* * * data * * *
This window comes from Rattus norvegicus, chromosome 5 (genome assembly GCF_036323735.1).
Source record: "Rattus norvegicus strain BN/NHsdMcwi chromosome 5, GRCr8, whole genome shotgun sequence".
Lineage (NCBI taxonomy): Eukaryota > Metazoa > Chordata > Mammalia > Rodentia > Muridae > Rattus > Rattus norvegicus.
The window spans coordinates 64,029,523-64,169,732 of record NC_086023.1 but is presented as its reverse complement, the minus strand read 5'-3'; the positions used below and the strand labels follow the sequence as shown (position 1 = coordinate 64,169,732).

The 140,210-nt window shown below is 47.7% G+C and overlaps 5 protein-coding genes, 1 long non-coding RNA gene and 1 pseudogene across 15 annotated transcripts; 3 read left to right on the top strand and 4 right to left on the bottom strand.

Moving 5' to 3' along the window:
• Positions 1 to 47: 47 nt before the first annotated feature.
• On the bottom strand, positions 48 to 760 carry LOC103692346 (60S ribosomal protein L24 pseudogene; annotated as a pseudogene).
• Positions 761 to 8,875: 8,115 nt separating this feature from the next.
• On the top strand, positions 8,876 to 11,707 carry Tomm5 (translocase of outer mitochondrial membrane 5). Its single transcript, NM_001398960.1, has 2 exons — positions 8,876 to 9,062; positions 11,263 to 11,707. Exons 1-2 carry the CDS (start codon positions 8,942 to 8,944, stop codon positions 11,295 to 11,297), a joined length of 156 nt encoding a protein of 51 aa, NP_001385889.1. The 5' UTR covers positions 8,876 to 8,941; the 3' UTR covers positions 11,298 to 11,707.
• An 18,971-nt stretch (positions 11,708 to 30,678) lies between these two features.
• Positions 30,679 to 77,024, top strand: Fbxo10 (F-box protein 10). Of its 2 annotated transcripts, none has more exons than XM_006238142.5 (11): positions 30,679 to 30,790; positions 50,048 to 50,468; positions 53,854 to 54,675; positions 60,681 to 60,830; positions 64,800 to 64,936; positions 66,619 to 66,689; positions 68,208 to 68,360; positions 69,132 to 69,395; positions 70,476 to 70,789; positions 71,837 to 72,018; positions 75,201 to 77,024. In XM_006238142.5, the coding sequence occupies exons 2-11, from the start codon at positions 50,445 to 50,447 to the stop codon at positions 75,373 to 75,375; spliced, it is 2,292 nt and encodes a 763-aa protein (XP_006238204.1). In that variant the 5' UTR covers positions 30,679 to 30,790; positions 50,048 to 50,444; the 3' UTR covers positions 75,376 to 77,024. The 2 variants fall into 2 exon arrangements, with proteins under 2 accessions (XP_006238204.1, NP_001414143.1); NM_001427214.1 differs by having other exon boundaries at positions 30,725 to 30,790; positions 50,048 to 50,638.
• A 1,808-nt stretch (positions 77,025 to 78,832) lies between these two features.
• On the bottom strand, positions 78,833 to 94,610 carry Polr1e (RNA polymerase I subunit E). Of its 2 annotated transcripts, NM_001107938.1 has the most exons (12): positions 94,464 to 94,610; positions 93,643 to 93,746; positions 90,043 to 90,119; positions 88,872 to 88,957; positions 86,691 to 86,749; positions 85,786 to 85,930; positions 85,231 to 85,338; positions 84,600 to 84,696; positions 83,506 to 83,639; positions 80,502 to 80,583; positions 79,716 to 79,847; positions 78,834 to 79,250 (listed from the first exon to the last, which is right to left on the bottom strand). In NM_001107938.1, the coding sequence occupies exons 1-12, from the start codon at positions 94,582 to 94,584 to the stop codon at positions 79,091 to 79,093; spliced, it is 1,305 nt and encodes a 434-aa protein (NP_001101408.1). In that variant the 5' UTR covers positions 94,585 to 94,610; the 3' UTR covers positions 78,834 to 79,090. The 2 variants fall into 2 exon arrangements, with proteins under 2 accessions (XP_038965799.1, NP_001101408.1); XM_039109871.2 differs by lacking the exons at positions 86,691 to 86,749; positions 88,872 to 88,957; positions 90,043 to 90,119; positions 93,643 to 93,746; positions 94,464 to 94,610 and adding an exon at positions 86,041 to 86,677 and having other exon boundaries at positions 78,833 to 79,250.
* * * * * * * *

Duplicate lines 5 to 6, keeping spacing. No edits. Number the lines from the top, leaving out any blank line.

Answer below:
The 140,210-nt window shown below is 47.7% G+C and overlaps 5 protein-coding genes, 1 long non-coding RNA gene and 1 pseudogene across 15 annotated transcripts; 3 read left to right on the top strand and 4 right to left on the bottom strand.

Moving 5' to 3' along the window: